Fiddling around under a super injunction

Should our leaders play away in secret or face the music?

Hanky-panky in high places and high office is nothing new. Carryings-on have been carried on by politicians, by royalty and other high-rankers since time immemorial. In days of old, rumours of illicit rumpy-pumpy would pass sedately from one person to another. From courtier to courtesan from chambermaid to commoner, high-society scandal took its steady and stately progression. A whisper behind the hand whilst behind the arras, a raised eyebrow across the House, a glance, a nod and a wink on the way to the palace, it all took time. The top-people’s rumour mill didst grind, but didst grind exceedingly slow. Occasionally, m’lady might commit a scandalous little tit-bit to paper, usually in a lavender scented letter, but back then the post was even slower than it is now. These days, that same rumour mill operates at the speed of light. One text, one incriminating photograph, flashed in an instant around the world, means that for someone “important,” with much to hide and probably even more to lose, all can literally be revealed in seconds. 

And so, there arrived the so-called, “super injunction,” a court order that prevents the media, or come to that, anyone else who might be tempted, from publishing any information about an alleged affair, or even from publishing the existence of the super injunction itself. These super injunctions are technically available to all, but are actually only affordable to the super rich. 

So is it fair then that, let’s say, a leading politician, married or with a partner and with a family, who is involved in an affair, can take out a super injunction to prevent the public, including those members of the public who voted he or she into office, from finding out about that affair? Maybe, maybe not, but in this day and age do we even care that the politician is having an affair? Should we Brits be like the French, adopt their famous “laissez-faire” attitude, and simply live-and-let-live? Or, is a touch of the “Ooh-la-la” still a touch too far? And come to that, is it any of our business anyway? Keep it to yourself, but our survey questions threw up some interesting answers.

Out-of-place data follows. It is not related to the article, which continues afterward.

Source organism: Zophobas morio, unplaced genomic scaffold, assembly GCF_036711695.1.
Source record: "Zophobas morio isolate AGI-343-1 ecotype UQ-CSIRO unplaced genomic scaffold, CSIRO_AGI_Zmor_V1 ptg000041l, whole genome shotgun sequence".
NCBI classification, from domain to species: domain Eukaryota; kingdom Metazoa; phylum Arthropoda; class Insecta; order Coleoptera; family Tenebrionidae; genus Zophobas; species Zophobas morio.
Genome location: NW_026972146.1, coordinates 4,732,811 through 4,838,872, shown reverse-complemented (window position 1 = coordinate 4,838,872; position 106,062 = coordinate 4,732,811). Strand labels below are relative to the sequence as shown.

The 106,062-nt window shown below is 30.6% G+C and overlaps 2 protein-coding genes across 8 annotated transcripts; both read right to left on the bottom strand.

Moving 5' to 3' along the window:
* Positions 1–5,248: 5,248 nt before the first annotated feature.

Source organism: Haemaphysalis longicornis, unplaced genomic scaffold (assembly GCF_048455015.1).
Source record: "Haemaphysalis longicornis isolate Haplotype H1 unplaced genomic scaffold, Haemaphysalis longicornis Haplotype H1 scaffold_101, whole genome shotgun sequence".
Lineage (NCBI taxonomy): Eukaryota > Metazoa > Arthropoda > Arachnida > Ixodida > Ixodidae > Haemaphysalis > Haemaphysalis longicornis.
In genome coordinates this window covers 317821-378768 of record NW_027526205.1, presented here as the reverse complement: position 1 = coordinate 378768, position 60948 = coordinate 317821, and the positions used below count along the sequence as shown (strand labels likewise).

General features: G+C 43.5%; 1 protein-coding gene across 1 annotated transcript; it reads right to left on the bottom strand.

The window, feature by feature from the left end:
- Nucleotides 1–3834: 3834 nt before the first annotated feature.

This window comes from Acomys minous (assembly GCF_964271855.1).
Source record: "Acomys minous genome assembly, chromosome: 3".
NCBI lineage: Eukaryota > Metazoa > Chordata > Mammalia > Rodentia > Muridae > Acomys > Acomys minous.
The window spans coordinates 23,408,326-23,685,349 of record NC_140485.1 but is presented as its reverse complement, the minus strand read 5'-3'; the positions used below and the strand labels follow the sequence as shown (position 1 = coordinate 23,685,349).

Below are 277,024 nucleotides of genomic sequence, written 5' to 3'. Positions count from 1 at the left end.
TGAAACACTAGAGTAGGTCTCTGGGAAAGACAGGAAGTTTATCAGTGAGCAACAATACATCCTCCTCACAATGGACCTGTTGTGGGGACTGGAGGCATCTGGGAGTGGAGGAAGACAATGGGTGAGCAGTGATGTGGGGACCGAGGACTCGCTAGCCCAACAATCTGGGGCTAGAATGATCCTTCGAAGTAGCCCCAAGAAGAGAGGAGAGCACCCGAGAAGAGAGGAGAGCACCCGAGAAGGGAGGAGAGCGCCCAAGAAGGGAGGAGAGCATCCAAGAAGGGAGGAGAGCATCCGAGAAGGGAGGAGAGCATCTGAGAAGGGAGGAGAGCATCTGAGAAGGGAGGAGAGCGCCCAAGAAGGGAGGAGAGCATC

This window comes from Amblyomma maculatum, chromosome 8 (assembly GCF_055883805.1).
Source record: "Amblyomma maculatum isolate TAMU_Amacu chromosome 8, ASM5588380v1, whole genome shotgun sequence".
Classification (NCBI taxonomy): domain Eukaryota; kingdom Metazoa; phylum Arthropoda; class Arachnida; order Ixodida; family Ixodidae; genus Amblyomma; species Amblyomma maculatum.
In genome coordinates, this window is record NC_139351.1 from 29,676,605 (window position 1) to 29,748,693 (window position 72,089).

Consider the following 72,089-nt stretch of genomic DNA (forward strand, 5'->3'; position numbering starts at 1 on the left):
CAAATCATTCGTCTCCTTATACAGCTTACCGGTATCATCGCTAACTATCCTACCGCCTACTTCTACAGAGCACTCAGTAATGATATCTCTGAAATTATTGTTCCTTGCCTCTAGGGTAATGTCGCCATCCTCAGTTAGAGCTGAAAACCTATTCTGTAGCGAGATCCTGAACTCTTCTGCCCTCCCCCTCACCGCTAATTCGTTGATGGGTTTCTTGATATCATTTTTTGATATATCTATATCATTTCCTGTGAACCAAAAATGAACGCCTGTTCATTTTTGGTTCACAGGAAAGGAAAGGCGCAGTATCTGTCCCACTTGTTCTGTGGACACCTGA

What our surveys show 

Watch out politicians, a majority of the great British public (52%) reckon we have every right to know about your carryings on – if you are indeed carrying on, which of course you’re not. Are you? Yes or no, just 38% of us think we should keep our noses out, while the final 10% simply don’t know. Probably unsurprisingly, the older the demographic the bigger the view that we do have a right to know, and overall, more men than women are of that opinion. The “we should know” vote is up on a poll of seven years ago, when less than half of us felt the same way. This hardening of attitude might suggest that we are growing weary of what many of us believe is an increasing level of dishonesty amongst our elected leaders. 

When it comes to super injunctions it seems that most of us have even less tolerance or sympathy for our political philanderers, with 69% of us against keeping things under the covers in this legal and costly manner.

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